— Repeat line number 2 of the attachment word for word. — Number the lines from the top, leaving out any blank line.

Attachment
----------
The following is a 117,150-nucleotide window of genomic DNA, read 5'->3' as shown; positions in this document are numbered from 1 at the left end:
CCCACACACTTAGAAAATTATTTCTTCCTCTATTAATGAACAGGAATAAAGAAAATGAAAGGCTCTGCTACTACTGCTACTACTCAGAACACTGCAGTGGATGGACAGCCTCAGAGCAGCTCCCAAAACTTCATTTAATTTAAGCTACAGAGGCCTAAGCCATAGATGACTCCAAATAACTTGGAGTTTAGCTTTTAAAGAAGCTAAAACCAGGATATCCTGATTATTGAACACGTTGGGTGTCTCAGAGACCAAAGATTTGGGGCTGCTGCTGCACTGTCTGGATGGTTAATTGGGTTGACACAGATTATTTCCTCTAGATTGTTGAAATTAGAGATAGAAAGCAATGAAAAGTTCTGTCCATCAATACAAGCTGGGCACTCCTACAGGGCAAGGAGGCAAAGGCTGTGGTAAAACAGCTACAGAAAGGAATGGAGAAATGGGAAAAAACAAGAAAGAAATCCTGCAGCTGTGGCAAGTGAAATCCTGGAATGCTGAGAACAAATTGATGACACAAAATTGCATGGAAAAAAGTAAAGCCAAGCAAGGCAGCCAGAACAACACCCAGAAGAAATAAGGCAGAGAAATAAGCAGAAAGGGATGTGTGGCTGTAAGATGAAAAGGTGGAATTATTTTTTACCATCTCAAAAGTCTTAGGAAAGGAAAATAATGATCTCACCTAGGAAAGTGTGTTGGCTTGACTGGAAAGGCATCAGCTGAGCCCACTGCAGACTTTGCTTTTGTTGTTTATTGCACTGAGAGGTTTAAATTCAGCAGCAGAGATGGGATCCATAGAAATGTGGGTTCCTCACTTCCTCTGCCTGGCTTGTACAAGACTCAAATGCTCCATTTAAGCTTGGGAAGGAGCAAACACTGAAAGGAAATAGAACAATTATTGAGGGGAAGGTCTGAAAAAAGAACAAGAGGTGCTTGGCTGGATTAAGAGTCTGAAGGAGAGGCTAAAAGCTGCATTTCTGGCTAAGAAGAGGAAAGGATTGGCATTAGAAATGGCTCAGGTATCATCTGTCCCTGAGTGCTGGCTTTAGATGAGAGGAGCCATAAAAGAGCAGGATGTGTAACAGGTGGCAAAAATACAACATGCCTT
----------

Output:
CCCACACACTTAGAAAATTATTTCTTCCTCTATTAATGAACAGGAATAAAGAAAATGAAAGGCTCTGCTACTACTGCTACTACTCAGAACACTGCAGTGGATGGACAGCCTCAGAGCAGCTCCCAAAACTTCATTTAATTTAAGCTACAGAGGCCTAAGCCATAGATGACTCCAAATAACTTGGAGTTTAGCTTTTAAAGAAGCTAAAACCAGGATATCCTGATTATTGAACACGTTGGGTGTCTCAGAGACCAAAGATTTGGGGCTGCTGCTGCACTGTCTGGATGGTTAATTGGGTTGACACAGATTATTTCCTCTAGATTGTTGAAATTAGAGATAGAAAGCAATGAAAAGTTCTGTCCATCAATACAAGCTGGGCACTCCTACAGGGCAAGGAGGCAAAGGCTGTGGTAAAACAGCTACAGAAAGGAATGGAGAAATGGGAAAAAACAAGAAAGAAATCCTGCAGCTGTGGCAAGTGAAATCCTGGAATGCTGAGAACAAATTGATGACACAAAATTGCATGGAAAAAAGTAAAGCCAAGCAAGGCAGCCAGAACAACACCCAGAAGAAATAAGGCAGAGAAATAAGCAGAAAGGGATGTGTGGCTGTAAGATGAAAAGGTGGAATTATTTTTTACCATCTCAAAAGTCTTAGGAAAGGAAAATAATGATCTCACCTAGGAAAGTGTGTTGGCTTGACTGGAAAGGCATCAGCTGAGCCCACTGCAGACTTTGCTTTTGTTGTTTATTGCACTGAGAGGTTTAAATTCAGCAGCAGAGATGGGATCCATAGAAATGTGGGTTCCTCACTTCCTCTGCCTGGCTTGTACAAGACTCAAATGCTCCATTTAAGCTTGGGAAGGAGCAAACACTGAAAGGAAATAGAACAATTATTGAGGGGAAGGTCTGAAAAAAGAACAAGAGGTGCTTGGCTGGATTAAGAGTCTGAAGGAGAGGCTAAAAGCTGCATTTCTGGCTAAGAAGAGGAAAGGATTGGCATTAGAAATGGCTCAGGTATCATCTGTCCCTGAGTGCTGGCTTTAGATGAGAGGAGCCATAAAAGAGCAGGATGTGTAACAGGTGGCAAAAATACAACATGCCTT